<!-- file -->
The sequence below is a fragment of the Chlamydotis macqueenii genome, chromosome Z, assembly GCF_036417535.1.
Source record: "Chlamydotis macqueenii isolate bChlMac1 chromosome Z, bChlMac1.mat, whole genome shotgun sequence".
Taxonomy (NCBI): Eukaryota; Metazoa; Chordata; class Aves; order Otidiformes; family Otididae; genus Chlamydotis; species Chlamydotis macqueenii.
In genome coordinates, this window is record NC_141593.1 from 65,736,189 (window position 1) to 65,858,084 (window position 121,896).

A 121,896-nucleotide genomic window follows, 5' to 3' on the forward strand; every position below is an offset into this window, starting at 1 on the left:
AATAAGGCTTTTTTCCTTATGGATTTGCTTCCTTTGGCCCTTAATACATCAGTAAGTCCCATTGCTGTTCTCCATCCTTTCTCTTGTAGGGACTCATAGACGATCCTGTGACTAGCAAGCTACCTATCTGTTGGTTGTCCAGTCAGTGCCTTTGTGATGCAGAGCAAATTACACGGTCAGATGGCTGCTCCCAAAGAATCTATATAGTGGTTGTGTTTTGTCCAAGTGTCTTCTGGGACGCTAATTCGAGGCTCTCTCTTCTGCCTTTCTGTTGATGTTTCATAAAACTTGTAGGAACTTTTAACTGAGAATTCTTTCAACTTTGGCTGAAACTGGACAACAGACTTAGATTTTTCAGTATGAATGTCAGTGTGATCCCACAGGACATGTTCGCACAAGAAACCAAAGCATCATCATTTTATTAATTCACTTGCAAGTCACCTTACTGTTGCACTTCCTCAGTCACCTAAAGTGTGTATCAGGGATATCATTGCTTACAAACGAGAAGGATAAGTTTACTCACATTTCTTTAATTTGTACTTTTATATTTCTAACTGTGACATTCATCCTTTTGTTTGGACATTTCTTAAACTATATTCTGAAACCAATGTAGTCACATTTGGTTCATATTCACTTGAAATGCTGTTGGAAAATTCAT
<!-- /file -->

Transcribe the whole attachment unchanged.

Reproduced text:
The sequence below is a fragment of the Chlamydotis macqueenii genome, chromosome Z, assembly GCF_036417535.1.
Source record: "Chlamydotis macqueenii isolate bChlMac1 chromosome Z, bChlMac1.mat, whole genome shotgun sequence".
Taxonomy (NCBI): Eukaryota; Metazoa; Chordata; class Aves; order Otidiformes; family Otididae; genus Chlamydotis; species Chlamydotis macqueenii.
In genome coordinates, this window is record NC_141593.1 from 65,736,189 (window position 1) to 65,858,084 (window position 121,896).

A 121,896-nucleotide genomic window follows, 5' to 3' on the forward strand; every position below is an offset into this window, starting at 1 on the left:
AATAAGGCTTTTTTCCTTATGGATTTGCTTCCTTTGGCCCTTAATACATCAGTAAGTCCCATTGCTGTTCTCCATCCTTTCTCTTGTAGGGACTCATAGACGATCCTGTGACTAGCAAGCTACCTATCTGTTGGTTGTCCAGTCAGTGCCTTTGTGATGCAGAGCAAATTACACGGTCAGATGGCTGCTCCCAAAGAATCTATATAGTGGTTGTGTTTTGTCCAAGTGTCTTCTGGGACGCTAATTCGAGGCTCTCTCTTCTGCCTTTCTGTTGATGTTTCATAAAACTTGTAGGAACTTTTAACTGAGAATTCTTTCAACTTTGGCTGAAACTGGACAACAGACTTAGATTTTTCAGTATGAATGTCAGTGTGATCCCACAGGACATGTTCGCACAAGAAACCAAAGCATCATCATTTTATTAATTCACTTGCAAGTCACCTTACTGTTGCACTTCCTCAGTCACCTAAAGTGTGTATCAGGGATATCATTGCTTACAAACGAGAAGGATAAGTTTACTCACATTTCTTTAATTTGTACTTTTATATTTCTAACTGTGACATTCATCCTTTTGTTTGGACATTTCTTAAACTATATTCTGAAACCAATGTAGTCACATTTGGTTCATATTCACTTGAAATGCTGTTGGAAAATTCAT